Chances are, post-setback, you’re feeling angry or sad or frustrated or a grab-bag of various negative emotions. Think about the emotions you’re feeling and rate them on a scale of one to 10, suggests Hiser. “This can help you be realistic about your coping skills,” he says. “If your emotions are near a 10, just going for a walk won’t be super helpful. You’ll need a different set of skills to deal with high stress or emotion.”
If your stress is very high, “grounding” can be beneficial. The term simply means using sensory information to bring you back to the present moment. For example, standing in a very cold shower can be helpful during times of high stress. “When you’re doing that, it’s very difficult to think of anything other than, ‘Why am I standing in freezing cold water?’” Hiser says.
In a more general sense, grounding can help you regain calm and focus when stress and negativity are swirling around in your head. “It is physically and mindfully attending to your body,” says Debra Kissen, Ph.D., a psychologist who specializes in treating anxiety and the author of Break Free From Intrusive Thoughts: An Evidence-Based Guide for Managing Fear and Finding Peace. If one of her clients is overwhelmed with so many thoughts and feelings that they can’t do anything, Kissen will ask them to take time out and tell her how they feel in their head or in their neck or shoulders in order to help focus their mind.
It can also help to talk more slowly. “When we speak really fast, it keeps us in that fight or flight mode that shuts down higher-level thinking,” Kissen says. “Just talking more slowly can be physically calming.”
3. Locate The Biggest Cause Of Stress
Thinking of stress and negative feelings like a pie can make problems feel more manageable. If you ask yourself what you’re feeling stressed about during highly charged emotional periods, you might say, “Everything! Everything is causing stress!”
Imagining what’s causing stress as a pie chart can help narrow your focus. If, say, parenting is 70% of your stress, you can first focus on that and not the 30% piece that your boss is making your job difficult.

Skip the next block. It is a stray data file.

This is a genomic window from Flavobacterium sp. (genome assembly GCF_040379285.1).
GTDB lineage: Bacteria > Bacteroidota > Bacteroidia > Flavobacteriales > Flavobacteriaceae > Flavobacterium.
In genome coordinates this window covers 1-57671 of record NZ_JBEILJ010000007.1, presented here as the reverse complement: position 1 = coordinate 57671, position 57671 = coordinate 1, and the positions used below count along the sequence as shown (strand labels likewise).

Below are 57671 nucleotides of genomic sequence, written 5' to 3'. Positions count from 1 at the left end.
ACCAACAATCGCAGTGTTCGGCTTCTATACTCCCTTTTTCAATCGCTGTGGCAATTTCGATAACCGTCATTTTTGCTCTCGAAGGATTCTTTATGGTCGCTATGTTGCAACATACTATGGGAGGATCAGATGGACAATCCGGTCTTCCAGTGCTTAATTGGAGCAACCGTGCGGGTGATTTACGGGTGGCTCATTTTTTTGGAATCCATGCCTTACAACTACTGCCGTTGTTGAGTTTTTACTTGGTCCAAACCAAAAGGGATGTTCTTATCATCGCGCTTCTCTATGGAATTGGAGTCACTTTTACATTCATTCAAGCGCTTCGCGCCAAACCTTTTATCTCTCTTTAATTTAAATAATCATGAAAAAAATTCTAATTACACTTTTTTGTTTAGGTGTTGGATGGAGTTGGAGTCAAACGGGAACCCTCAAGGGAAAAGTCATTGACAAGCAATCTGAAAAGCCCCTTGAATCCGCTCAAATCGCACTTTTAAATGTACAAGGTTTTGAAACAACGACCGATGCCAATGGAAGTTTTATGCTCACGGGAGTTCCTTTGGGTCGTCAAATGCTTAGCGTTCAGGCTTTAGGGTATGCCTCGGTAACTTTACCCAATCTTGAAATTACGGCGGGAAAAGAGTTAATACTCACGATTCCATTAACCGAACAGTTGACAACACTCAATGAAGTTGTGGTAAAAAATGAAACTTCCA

“Separating out problems and not just stressing in a big blob can help sort out where to begin,” Kissen says.
Kissen also suggests asking yourself, If you had a magic wand and could change one small thing in your life, what would it be? “Get really specific,” she says. “That can help you focus on something manageable.”
4. Reframe And Write It Out
Many people experiencing a devastating setback quickly turn to self-criticism, notes Wyatt Fisher, Psy.D., a psychologist and relationship coach in Boulder, Colorado. This can create a negative spiral out of which it can be difficult to pull yourself.
“It’s common for people to generalize and have all-or-nothing self-condemning thoughts like, ‘I’ll never find a partner again,’ or ‘I’m unemployable, I’ll never find another job,’” he says. “It’s helpful to steer thoughts away from that tendency toward some other ways to interpret what’s happening.”
Noticing those thoughts takes practice; writing them down can help. “Sometimes all it takes is to see those sorts of thoughts in black and white,” Fisher says. “Then you can notice, ‘Hey, that sounds kind of extreme,’ whereas if the negative thought stays in your head, you don’t notice it as much.”
Another tip is to write down spiraling thoughts when you’re having a bad day and read them out loud, Fisher adds. This can help you gain some perspective about out of control unhelpful thinking and learn to counter those thoughts when they come up.
5. Work On Reframing What Happened
When something disappointing happens, it’s really easy to fixate on it. Moving that spotlight onto anything else can be difficult, Hiser says. What can help is working on reframing setbacks to gain perspective.